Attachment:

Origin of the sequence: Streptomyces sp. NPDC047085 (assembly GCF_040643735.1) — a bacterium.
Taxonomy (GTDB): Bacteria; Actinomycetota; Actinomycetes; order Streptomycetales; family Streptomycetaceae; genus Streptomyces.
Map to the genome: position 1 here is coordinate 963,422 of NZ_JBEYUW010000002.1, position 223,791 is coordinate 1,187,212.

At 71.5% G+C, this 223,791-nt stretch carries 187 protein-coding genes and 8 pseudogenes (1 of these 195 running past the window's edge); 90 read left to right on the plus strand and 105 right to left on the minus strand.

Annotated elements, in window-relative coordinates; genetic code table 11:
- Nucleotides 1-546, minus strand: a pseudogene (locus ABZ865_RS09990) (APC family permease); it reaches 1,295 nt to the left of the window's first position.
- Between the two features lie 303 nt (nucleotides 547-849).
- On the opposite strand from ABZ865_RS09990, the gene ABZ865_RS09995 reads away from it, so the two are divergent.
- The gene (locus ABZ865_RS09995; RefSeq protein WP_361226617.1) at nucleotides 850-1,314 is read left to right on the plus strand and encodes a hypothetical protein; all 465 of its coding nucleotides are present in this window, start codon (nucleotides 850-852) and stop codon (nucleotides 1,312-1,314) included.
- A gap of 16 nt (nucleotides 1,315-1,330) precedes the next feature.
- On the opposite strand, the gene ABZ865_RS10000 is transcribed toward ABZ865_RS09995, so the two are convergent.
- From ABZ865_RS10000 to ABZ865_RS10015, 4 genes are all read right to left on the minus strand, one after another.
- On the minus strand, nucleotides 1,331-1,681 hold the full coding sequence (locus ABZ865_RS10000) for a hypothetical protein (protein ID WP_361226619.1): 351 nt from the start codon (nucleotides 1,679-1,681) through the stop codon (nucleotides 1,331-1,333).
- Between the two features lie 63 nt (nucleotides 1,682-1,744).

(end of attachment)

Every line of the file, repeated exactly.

Origin of the sequence: Streptomyces sp. NPDC047085 (assembly GCF_040643735.1) — a bacterium.
Taxonomy (GTDB): Bacteria; Actinomycetota; Actinomycetes; order Streptomycetales; family Streptomycetaceae; genus Streptomyces.
Map to the genome: position 1 here is coordinate 963,422 of NZ_JBEYUW010000002.1, position 223,791 is coordinate 1,187,212.

At 71.5% G+C, this 223,791-nt stretch carries 187 protein-coding genes and 8 pseudogenes (1 of these 195 running past the window's edge); 90 read left to right on the plus strand and 105 right to left on the minus strand.

Annotated elements, in window-relative coordinates; genetic code table 11:
- Nucleotides 1-546, minus strand: a pseudogene (locus ABZ865_RS09990) (APC family permease); it reaches 1,295 nt to the left of the window's first position.
- Between the two features lie 303 nt (nucleotides 547-849).
- On the opposite strand from ABZ865_RS09990, the gene ABZ865_RS09995 reads away from it, so the two are divergent.
- The gene (locus ABZ865_RS09995; RefSeq protein WP_361226617.1) at nucleotides 850-1,314 is read left to right on the plus strand and encodes a hypothetical protein; all 465 of its coding nucleotides are present in this window, start codon (nucleotides 850-852) and stop codon (nucleotides 1,312-1,314) included.
- A gap of 16 nt (nucleotides 1,315-1,330) precedes the next feature.
- On the opposite strand, the gene ABZ865_RS10000 is transcribed toward ABZ865_RS09995, so the two are convergent.
- From ABZ865_RS10000 to ABZ865_RS10015, 4 genes are all read right to left on the minus strand, one after another.
- On the minus strand, nucleotides 1,331-1,681 hold the full coding sequence (locus ABZ865_RS10000) for a hypothetical protein (protein ID WP_361226619.1): 351 nt from the start codon (nucleotides 1,679-1,681) through the stop codon (nucleotides 1,331-1,333).
- Between the two features lie 63 nt (nucleotides 1,682-1,744).